Photo by Johnson Wang on Unsplash
Work-life balance is a phrase we throw around a lot. Ever since the industrial revolution made possible the adaptation to work en mass, employing millions of people, our western societies have had a distorted definition of balance (when it comes to work). As an example, since that same revolution we’ve made it illegal to work people to their early deaths with punishing hours (10+ hour work days, 6+ day work weeks, etc.)…and yet there are many in our “enlightened” society today who work punishing hours of one kind or another (often voluntarily). Are you one of them?
The concept of balance has enormous appeal; it sounds like something to aspire to, to master, something that is on our control to effect (you just need more balance). Like our ancestors who ushered in the industrial revolution, we often think we can solve the problems we face today by breaking things down into their components and re-mastering them in new and different ways, thus allowing us to become far more efficient. We conveniently forget our ancestral innovation was with respect to materials and processes; breaking things down into simple steps and motion so as to re-order work, yielding unseen results (for the era). The happy by-product of their results was that by becoming more efficient you could also save time, giving life to a fairy tale we still believe in today. Except, you cannot continually achieve greater and greater efficiencies with something finite, like time.
Balance, in our 21st century world, has become the “holy grail” of time management. We acknowledge we control what we do and how we do it, so it makes sense that if we pursue organization skills that allow us to plan our days mindfully, logically, we can do it all. In this process we have completely forgotten the essential definition of balance, we’ve skewed to to fit the 18th century fairy tale. It’s time for a re-set. Balance (within the context of work and life) is essentially following the common sense of all things in moderation. When you look at it that way, doesn’t the pursuit of continually striving to do more with less time seem ridiculous? This 18th century notion we carry also assumes we are machine-like, not living beings. We forget that in addition to not being able to iteratively become more efficient (past a certain point) we also have a hard-wired need to be effective in what we do. In other words we need to make a difference through our work or we lose access to hope, sacrificing wellbeing.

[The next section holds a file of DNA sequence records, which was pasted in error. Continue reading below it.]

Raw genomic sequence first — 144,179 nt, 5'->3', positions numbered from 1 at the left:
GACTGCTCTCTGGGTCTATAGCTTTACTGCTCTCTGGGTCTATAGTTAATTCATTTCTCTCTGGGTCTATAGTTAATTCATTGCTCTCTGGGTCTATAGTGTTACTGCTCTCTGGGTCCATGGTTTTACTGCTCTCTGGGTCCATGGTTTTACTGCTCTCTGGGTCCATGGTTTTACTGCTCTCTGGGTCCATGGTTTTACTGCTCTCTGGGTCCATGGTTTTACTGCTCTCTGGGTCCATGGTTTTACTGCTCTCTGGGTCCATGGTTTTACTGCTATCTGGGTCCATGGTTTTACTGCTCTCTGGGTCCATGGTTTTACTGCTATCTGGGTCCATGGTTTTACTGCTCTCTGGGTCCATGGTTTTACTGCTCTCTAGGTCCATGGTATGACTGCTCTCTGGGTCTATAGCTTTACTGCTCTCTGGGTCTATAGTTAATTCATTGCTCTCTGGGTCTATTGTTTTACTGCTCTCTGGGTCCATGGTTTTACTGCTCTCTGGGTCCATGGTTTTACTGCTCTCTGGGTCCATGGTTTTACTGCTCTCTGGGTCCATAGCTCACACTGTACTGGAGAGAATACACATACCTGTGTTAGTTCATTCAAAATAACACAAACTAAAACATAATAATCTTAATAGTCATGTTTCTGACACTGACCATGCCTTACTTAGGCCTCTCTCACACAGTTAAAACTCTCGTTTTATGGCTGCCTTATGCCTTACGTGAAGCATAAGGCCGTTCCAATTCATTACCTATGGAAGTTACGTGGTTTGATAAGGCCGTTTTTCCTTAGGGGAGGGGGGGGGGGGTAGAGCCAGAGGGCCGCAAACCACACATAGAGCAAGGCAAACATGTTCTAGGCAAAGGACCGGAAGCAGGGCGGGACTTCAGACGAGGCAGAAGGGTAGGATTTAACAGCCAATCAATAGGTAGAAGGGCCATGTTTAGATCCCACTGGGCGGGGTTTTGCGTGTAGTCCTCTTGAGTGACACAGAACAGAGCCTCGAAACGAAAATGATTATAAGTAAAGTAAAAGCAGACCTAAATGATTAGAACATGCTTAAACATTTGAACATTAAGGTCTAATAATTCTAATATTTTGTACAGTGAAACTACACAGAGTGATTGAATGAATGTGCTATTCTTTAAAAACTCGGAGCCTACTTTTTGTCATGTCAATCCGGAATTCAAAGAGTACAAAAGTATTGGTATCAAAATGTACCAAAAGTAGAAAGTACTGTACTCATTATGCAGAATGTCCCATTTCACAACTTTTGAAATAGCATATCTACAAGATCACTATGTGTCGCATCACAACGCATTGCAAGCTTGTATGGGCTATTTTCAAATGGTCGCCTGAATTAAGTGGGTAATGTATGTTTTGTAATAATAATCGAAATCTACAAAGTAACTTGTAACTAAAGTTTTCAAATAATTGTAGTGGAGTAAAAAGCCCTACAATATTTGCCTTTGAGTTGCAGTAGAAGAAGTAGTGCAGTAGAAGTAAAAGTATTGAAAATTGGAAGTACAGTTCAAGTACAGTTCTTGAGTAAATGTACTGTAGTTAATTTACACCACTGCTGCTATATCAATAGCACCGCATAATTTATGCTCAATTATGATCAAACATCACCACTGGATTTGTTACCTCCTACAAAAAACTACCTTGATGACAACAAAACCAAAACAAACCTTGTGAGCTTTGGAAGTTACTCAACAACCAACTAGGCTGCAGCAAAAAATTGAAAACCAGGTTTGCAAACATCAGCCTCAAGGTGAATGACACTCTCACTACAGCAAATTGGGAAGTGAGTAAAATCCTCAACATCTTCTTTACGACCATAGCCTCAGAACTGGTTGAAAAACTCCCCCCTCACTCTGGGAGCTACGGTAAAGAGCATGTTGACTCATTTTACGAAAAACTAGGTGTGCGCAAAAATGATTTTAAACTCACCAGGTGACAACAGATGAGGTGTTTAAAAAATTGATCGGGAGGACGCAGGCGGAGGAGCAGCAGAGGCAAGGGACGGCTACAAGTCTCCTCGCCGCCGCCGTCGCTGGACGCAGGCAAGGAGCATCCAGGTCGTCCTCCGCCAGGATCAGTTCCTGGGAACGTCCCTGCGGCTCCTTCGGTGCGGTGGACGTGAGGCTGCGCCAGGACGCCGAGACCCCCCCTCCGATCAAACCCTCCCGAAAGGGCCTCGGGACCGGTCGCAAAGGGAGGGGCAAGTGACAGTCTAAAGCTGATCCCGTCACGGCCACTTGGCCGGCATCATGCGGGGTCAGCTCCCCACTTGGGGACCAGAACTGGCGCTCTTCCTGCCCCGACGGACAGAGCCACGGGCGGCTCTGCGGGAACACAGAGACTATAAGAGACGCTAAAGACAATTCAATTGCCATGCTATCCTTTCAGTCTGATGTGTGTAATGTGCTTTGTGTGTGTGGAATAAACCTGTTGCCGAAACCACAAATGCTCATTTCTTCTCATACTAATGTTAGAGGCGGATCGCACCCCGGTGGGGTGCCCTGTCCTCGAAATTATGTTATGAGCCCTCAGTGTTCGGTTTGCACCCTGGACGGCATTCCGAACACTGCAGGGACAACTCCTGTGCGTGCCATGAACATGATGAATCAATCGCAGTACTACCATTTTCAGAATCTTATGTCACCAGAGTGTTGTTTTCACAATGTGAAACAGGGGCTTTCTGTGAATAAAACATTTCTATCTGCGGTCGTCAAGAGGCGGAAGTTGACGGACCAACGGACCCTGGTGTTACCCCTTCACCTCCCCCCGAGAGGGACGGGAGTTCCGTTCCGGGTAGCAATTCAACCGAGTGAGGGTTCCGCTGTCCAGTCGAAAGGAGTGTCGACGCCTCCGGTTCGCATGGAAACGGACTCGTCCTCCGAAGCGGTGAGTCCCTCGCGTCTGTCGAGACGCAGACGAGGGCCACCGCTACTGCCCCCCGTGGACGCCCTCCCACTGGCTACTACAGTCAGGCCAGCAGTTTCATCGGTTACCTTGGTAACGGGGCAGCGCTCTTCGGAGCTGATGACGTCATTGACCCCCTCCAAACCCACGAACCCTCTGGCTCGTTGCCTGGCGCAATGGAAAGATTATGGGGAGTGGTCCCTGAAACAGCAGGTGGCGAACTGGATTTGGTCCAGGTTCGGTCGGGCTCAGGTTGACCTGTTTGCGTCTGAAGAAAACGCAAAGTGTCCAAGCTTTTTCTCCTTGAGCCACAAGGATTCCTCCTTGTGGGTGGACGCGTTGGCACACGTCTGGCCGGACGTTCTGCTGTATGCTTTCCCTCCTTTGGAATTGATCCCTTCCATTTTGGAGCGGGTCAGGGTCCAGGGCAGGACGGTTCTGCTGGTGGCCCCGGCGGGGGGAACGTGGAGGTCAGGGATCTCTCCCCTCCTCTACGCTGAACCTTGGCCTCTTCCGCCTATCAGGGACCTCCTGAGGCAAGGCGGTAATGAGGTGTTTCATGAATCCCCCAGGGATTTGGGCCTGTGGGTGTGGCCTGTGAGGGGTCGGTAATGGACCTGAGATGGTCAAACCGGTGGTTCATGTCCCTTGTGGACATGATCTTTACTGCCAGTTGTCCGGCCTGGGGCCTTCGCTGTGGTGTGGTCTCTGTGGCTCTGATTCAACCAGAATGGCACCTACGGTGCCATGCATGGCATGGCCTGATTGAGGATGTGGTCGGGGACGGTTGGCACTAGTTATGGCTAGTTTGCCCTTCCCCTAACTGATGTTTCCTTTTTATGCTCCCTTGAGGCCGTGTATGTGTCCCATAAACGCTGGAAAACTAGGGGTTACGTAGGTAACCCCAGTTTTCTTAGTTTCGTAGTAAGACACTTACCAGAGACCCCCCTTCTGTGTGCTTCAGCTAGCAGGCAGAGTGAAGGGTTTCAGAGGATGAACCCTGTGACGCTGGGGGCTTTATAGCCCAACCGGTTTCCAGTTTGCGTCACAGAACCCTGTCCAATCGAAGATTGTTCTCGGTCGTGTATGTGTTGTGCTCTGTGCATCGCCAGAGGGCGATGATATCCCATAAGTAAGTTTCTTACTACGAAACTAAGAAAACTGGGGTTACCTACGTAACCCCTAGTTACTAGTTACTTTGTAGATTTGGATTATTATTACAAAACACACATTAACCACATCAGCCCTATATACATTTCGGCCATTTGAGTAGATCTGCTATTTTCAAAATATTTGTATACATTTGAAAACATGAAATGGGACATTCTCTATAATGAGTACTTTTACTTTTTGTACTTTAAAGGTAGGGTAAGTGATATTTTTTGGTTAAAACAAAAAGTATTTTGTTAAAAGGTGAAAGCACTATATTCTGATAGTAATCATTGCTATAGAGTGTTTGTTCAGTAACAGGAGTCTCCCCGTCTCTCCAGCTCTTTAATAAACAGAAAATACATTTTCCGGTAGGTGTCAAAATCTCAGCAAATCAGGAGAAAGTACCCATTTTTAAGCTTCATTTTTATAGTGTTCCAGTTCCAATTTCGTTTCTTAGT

You cannot make as meaningful a difference moving through life at 185 kmph, as you can when you slow down and attend to what is happening in each moment, allowing the moments in life to guide your work (immersing yourself in the meaning and purpose of what you do). When we only have access to high-level “surface” meaning (proverbially checking the box), we derive no lasting joy from it. It doesn’t feed our soul, which brings on anxiety, self-doubt, vulnerability, and many other emotions we thought we’d avoided because hey, we got the work done. Not so. No one can avoid the impact (or collateral damage to our families and communities) of continually ignoring his or her deepest ambitions and potential. So, try this instead. Look at your day from the perspective of what purpose your effort serves (rather than how much time it will take). You may find with this approach that what you thought was really important…just isn’t. Saving you time and supporting your wellbeing.
“Everything can be taken from a man but one thing: the last of the human freedoms—to choose one’s attitude in any given set of circumstances, to choose one’s own way.” ~ Viktor E. Frankl, Man's Search for Meaning